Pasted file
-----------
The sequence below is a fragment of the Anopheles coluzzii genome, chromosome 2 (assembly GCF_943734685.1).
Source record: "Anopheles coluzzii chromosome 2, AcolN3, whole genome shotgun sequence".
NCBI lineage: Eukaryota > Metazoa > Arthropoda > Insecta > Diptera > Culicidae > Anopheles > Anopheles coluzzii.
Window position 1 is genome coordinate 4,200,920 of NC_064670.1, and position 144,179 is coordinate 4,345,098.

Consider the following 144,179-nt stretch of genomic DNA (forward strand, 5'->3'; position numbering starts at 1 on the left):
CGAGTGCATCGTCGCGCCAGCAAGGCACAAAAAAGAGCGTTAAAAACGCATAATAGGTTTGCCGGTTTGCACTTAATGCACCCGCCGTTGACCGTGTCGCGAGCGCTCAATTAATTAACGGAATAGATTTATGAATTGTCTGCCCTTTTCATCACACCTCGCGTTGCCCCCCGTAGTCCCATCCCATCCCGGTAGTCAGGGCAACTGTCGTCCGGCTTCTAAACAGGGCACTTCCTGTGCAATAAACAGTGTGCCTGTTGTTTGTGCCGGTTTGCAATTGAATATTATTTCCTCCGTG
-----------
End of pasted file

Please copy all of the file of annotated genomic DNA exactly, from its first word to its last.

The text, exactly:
The sequence below is a fragment of the Anopheles coluzzii genome, chromosome 2 (assembly GCF_943734685.1).
Source record: "Anopheles coluzzii chromosome 2, AcolN3, whole genome shotgun sequence".
NCBI lineage: Eukaryota > Metazoa > Arthropoda > Insecta > Diptera > Culicidae > Anopheles > Anopheles coluzzii.
Window position 1 is genome coordinate 4,200,920 of NC_064670.1, and position 144,179 is coordinate 4,345,098.

Consider the following 144,179-nt stretch of genomic DNA (forward strand, 5'->3'; position numbering starts at 1 on the left):
CGAGTGCATCGTCGCGCCAGCAAGGCACAAAAAAGAGCGTTAAAAACGCATAATAGGTTTGCCGGTTTGCACTTAATGCACCCGCCGTTGACCGTGTCGCGAGCGCTCAATTAATTAACGGAATAGATTTATGAATTGTCTGCCCTTTTCATCACACCTCGCGTTGCCCCCCGTAGTCCCATCCCATCCCGGTAGTCAGGGCAACTGTCGTCCGGCTTCTAAACAGGGCACTTCCTGTGCAATAAACAGTGTGCCTGTTGTTTGTGCCGGTTTGCAATTGAATATTATTTCCTCCGTG